Putting the Enneagram to WORK

Over the last few months, we have explored how to better understand our personality type through the Enneagram. Today we are back for the final section of our three-part series. It’s time to learn how our personality impacts our experience at work.

What’s with the hype?

Employers all over the world have turned to personality assessments to improve their work environment. By better understanding their employees’ strengths, they can intentionally assign projects specific to a person’s natural talent. Bosses can also consider how to best deliver constructive criticism or praise.  

Additionally, coworkers can better understand how to relate to one another and work as a team. Studies show a higher level of work satisfaction when there is a better understanding of the way employees naturally receive, process, and understand information. That SUPER annoying coworker may seem less irritating once there is a better understanding of how they operate (maybe… lol). Gaining self-awareness is a win-win for everyone involved in a professional relationship.

Companies can host a team-building meeting or workshop where each individual takes the Enneagram assessment. They then explore the meaning of their results and compare and contrast their results with their coworkers. Employees are often encouraged to think “outside of the box” and gain a better understanding of both themselves and those around them. This understanding strengthens rapport, welcomes diversity, and helps maximize potential.  

Fun Fact: Did you know the word Enneagram is driven from the Greek words “ennea” and “grammos.” Ennea means nine and grammos means a written symbol.  Cool huh?!

Let’s Learn!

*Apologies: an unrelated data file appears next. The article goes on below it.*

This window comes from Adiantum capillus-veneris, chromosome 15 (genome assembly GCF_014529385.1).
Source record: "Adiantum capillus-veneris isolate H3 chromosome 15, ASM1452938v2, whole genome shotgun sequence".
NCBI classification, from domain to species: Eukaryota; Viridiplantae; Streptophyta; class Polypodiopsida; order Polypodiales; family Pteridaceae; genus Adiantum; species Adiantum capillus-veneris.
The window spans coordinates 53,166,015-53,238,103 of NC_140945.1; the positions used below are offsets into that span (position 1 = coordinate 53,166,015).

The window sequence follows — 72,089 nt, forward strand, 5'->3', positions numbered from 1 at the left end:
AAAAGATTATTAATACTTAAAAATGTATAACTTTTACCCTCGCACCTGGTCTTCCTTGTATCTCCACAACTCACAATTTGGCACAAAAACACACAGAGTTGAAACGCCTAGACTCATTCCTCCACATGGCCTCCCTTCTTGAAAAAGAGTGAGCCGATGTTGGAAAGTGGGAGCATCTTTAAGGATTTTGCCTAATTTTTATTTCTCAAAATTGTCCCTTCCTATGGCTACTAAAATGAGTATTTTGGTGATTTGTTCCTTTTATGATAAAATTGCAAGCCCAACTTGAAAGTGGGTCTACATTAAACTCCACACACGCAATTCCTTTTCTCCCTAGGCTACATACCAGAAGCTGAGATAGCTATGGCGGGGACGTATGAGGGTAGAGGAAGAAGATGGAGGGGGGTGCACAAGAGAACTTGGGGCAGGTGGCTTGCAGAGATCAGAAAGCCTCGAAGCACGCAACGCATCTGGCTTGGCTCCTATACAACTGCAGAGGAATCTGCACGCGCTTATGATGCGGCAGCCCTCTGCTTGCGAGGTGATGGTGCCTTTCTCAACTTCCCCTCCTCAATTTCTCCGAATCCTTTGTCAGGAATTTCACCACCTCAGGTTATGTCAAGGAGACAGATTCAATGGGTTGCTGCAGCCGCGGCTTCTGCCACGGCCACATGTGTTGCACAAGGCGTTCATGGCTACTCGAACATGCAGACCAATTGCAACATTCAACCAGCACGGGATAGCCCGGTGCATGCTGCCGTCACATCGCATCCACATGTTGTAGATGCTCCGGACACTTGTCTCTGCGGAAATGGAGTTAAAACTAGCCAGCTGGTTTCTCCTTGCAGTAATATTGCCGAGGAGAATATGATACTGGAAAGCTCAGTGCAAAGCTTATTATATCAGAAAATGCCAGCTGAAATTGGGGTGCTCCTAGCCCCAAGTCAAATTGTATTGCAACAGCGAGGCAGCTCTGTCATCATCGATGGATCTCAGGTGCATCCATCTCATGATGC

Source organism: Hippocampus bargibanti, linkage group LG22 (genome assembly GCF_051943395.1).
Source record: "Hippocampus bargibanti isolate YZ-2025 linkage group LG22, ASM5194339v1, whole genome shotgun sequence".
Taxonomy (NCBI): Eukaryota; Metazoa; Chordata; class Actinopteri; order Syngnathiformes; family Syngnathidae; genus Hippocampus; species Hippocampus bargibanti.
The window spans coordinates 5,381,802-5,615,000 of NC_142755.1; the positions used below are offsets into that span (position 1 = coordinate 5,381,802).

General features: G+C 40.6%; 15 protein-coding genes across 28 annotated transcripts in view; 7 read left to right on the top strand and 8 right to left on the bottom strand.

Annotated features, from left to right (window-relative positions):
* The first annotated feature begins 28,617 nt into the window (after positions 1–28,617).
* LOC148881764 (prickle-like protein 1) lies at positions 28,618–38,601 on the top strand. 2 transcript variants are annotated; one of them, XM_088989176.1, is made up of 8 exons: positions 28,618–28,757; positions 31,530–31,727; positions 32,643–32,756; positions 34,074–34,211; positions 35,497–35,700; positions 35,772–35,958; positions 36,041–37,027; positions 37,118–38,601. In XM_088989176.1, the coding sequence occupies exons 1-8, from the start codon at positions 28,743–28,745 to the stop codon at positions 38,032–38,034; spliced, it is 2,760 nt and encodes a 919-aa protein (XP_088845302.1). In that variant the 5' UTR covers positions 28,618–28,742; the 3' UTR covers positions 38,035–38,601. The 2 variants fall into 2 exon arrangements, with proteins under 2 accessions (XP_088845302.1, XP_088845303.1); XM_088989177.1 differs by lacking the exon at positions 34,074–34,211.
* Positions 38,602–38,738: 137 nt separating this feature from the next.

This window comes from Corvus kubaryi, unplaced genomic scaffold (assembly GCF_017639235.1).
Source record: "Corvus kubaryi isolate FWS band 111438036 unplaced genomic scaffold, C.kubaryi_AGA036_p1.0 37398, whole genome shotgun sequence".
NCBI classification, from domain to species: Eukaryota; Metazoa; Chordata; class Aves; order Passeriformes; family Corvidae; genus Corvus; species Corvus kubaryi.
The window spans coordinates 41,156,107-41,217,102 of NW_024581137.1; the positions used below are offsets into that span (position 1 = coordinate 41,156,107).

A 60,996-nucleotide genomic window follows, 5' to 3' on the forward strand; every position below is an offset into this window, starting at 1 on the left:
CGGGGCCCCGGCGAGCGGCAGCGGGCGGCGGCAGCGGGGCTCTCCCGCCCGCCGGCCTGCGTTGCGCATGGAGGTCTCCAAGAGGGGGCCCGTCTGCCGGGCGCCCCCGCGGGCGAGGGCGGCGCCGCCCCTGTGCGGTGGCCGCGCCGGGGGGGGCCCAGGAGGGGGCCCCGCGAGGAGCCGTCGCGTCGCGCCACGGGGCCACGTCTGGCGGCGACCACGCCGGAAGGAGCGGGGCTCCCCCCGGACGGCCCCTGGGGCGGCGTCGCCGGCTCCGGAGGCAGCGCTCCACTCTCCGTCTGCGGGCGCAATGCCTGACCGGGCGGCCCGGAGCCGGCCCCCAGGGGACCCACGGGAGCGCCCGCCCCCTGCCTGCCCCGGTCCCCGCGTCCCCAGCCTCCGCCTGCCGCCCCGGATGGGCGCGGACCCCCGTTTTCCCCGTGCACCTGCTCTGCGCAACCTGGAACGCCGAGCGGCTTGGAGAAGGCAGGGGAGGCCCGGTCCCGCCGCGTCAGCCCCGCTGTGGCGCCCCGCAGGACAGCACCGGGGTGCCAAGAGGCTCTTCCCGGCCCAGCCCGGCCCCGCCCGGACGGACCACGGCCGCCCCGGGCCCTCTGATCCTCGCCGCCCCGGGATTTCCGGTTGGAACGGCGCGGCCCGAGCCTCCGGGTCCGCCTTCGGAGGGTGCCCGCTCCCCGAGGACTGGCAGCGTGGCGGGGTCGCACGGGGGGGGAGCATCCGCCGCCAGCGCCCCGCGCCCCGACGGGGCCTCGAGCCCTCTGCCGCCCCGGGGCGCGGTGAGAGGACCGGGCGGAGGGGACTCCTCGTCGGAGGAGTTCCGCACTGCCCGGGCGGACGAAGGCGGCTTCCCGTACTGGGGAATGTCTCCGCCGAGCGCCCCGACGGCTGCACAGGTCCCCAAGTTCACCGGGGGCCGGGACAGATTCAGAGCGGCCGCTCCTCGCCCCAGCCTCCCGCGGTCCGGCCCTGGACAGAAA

Below you’ll find a brief assessment of each personality type within the workplace.

Type One:  

  • Strengths: Type Ones are very hardworking and responsible, making them trustworthy employees. Their perfectionist mentality allows them to perform at the highest of standards. They set the bar high for both themselves and their coworkers.
  • Challenges: It is important for Type Ones to be mindful of how their perfectionism impacts the team as a whole. Critical thinking is a strong asset, but only when used to a healthy degree.
  • Tip: Take a step back and consider moments when it’s appropriate to create “good work” instead of “perfect work.” Especially if it means being mindful of the impact you’re having on the team. Also, work on showing appreciation and compromise when appropriate.

Type Two:

  • Strengths: Type Twos work well with others. They can utilize their good communication skills to encourage teamwork and their empathy to relate with others in the workplace. It is likely they will be able to provide a positive perspective when needed.
  • Challenges: Although teamwork is good, people-pleasing can become a problem. Feeling pressure to always meet others’ needs can often lead to burn out and fatigue. People pleasing can also be a distraction from the task at hand.
  • Tip: Learn how to set healthy boundaries with your coworkers. Practice being assertive when needed and remind yourself there is a difference between assertion and aggression. Understand the importance of caring for your own needs in addition to those around you.

Type Three:

  • Strengths: Type Threes have several traits employees often look for. They are determined, goal-oriented, and extremely productive. They will be one of the first people to jump into action and work towards a company goal.
  • Challenges: Sometimes being so goal-oriented means overlooking other aspects of their work environment. Once they become focused on the goal in front of them, they may struggle to see the bigger picture.  Pushing themselves to the limit can also trigger burn out and work fatigue.
  • Tip: Remember your natural traits can be huge assets when used in the right way. Take healthy breaks and step away from your projects from time to time. Remember to implement self-care, build rapport with your coworkers, and remind yourself of the bigger picture when needed.

Type Four:

  • Strengths: Type Fours value authenticity, connection, and excellence. They have an eye for spotting beauty in any situation, making them highly creative and a great asset for brainstorming ideas. Honest and self-aware, they offer insightful feedback within the workplace.
  • Challenges: Due to being creative and expressive, mundane work tasks can feel intolerable. They may also find it difficult to remove their emotional reactions from a work-related situation.